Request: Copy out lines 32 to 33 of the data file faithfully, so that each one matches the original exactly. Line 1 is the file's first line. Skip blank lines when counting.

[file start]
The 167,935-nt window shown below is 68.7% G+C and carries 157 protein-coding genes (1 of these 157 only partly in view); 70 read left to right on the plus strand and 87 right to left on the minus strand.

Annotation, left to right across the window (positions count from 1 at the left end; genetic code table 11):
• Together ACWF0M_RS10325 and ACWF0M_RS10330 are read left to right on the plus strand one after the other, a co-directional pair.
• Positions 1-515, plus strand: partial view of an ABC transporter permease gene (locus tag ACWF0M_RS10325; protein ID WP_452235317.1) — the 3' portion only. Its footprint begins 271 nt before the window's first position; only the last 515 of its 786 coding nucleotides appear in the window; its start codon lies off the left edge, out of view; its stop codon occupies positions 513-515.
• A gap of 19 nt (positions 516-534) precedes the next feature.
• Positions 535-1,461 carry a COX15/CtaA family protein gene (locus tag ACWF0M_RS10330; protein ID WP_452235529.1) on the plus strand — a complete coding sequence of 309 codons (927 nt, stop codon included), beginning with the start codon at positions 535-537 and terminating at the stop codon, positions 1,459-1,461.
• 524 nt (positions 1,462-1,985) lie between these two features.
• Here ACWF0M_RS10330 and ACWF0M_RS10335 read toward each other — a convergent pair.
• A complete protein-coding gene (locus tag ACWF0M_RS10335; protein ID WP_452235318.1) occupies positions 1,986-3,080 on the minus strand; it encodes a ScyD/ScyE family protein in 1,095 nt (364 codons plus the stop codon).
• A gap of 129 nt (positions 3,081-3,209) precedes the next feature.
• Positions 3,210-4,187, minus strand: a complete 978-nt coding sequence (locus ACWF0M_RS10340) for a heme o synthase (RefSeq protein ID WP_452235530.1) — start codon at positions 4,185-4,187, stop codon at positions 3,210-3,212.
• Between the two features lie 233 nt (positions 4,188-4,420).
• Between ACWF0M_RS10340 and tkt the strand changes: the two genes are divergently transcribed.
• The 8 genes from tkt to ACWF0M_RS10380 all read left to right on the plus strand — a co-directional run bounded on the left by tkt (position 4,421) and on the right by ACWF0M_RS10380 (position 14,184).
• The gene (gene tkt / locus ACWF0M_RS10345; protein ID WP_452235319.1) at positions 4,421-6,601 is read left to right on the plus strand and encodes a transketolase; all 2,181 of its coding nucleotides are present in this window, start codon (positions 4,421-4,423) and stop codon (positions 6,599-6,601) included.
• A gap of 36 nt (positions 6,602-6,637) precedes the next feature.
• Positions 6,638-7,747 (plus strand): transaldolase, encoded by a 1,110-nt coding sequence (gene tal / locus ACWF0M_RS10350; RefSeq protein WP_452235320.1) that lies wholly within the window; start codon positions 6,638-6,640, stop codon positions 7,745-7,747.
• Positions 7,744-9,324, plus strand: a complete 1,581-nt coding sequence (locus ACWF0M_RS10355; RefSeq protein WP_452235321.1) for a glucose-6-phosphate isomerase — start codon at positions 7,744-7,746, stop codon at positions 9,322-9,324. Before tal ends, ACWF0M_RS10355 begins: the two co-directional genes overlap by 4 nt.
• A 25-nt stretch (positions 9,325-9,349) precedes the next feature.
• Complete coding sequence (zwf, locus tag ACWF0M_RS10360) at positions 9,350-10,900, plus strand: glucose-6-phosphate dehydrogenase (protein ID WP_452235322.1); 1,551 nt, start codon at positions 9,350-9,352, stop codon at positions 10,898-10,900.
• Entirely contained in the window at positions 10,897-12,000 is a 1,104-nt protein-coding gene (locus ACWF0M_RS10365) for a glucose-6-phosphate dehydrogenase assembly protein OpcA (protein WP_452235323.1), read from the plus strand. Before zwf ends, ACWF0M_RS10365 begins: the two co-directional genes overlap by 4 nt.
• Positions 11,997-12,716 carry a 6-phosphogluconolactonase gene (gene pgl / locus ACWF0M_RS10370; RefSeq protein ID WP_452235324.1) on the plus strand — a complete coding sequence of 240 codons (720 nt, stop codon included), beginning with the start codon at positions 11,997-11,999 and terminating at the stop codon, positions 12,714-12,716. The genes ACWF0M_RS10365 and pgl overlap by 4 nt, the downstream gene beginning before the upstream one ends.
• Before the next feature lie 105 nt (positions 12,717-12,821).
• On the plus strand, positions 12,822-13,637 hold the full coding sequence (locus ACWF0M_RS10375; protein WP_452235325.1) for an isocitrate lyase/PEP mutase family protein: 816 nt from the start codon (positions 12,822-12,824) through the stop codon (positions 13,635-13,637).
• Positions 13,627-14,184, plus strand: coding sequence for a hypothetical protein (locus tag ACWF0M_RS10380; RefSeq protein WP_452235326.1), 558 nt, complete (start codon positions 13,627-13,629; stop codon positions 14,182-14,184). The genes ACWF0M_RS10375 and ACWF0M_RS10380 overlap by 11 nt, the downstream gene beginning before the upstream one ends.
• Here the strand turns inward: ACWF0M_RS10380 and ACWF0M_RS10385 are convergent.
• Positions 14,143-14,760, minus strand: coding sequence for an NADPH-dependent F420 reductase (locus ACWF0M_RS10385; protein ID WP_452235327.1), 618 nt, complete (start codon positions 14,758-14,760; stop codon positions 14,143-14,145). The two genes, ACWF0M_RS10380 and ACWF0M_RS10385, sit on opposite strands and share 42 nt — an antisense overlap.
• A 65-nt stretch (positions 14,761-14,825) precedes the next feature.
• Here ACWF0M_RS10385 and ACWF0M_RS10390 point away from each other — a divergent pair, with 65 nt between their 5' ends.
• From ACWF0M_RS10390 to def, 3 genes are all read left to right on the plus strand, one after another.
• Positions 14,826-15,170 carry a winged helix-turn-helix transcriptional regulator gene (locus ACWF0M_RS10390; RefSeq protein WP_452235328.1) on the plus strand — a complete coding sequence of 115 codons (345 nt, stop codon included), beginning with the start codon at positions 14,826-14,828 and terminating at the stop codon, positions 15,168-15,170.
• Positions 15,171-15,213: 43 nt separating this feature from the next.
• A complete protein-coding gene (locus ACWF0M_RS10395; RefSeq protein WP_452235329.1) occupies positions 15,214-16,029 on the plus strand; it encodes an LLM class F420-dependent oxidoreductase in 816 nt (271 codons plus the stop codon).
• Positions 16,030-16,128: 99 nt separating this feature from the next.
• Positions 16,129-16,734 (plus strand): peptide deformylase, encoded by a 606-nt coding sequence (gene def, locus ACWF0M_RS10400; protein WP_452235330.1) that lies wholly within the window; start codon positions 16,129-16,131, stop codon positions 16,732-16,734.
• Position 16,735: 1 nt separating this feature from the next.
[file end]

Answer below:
• Positions 15,171-15,213: 43 nt separating this feature from the next.
• A complete protein-coding gene (locus ACWF0M_RS10395; RefSeq protein WP_452235329.1) occupies positions 15,214-16,029 on the plus strand; it encodes an LLM class F420-dependent oxidoreductase in 816 nt (271 codons plus the stop codon).